Kiwi - Tibetan teen withdrawn to play football in China after visa delay
Phayul[Monday, July 01, 2019 19:07]
By Tenzin Dharpo

Nyima Tsering-Young. Photo  John Stone - Northern Advocate
Nyima Tsering-Young. Photo John Stone - Northern Advocate
DHARAMSHALA, July 1: A Kiwi Teen born to a Tibetan father and New Zealander mother has been withdrawn by his academy to play a football tournament in China after his visa was delayed and scrutinized by the Chinese government. 14-year-old Nyima Tsering-Young was selected to play in the prestigious Gothia Cup, known also as the "Youth World Cup” scheduled to be held from August 12 in Chengyang district in Qingdao, China.

Nyima’s visa process has been delayed and his application sent to China to be processed, unlike members of his team mate who have already got theirs. He suspects that his visa will most likely be denied because of his Tibetan parentage from his father’s side. His mother Megan told NZ Herald, "This sort of decision is about racism. There were no delays with any other visas, only Nyima's. All of the visas have been processed in New Zealand but Nyima's had to be sent to China, and the timeframe is indefinite, of course it's because he is half-Tibetan."

The teenager has been asked to write a letter after six weeks of unanswered calls and emails to the embassy, where he had to declare that he is only going to play football and 'not conduct any other activities' in China. His mother however questions, "I didn't think a New Zealand-born 14-year-old boy playing football would be a threat - what activities do they think he is going to take part in?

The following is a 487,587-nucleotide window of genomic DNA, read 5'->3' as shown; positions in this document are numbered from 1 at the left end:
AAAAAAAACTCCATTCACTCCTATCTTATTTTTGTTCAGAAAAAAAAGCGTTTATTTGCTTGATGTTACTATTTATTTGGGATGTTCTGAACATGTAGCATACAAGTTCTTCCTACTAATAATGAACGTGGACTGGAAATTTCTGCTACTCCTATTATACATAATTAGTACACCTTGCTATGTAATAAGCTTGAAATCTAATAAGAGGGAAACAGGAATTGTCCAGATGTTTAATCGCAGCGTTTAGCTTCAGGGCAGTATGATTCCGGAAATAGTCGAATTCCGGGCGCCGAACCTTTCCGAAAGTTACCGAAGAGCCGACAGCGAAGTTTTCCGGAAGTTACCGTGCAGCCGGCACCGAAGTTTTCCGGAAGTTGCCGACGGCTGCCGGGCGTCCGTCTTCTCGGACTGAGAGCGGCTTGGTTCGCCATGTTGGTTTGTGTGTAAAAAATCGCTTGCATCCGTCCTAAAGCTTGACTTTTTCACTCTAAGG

"What weighs heaviest on my heart is that if a New Zealand-born boy playing football is discriminated against like this then what daily life is like for people in Tibet,” she further said.

The Ricki Herbert Football Academy earlier said that Nyima has "stood out" and been "noticed" by coaches for his "ability and attitude" but the delay for his visa saw the name of the teenager withdrawn from the tournament by the academy.

The family has earlier travelled to occupied-Tibet to meet Nyima’s terminally ill grandmother but they were denied visa on another occasion when they applied to spend a vacation in Tibet. Megan also said that the denial of visa means that her son cannot meet his family in Tibet and that it is a discrimination by the Chinese government, all because he is born to a Tibetan father.

"I just don't think anyone should ever be discriminated against for their ethnicity and that is what has happened here," she said.

Tibet was occupied by Chinese communist forces in 1959 in a brutal invasion. Inside Tibet, the human rights of common Tibetans are harshly suppressed in a bid to what is seen as a colonial attempt to erase the identity and culture of its native people.

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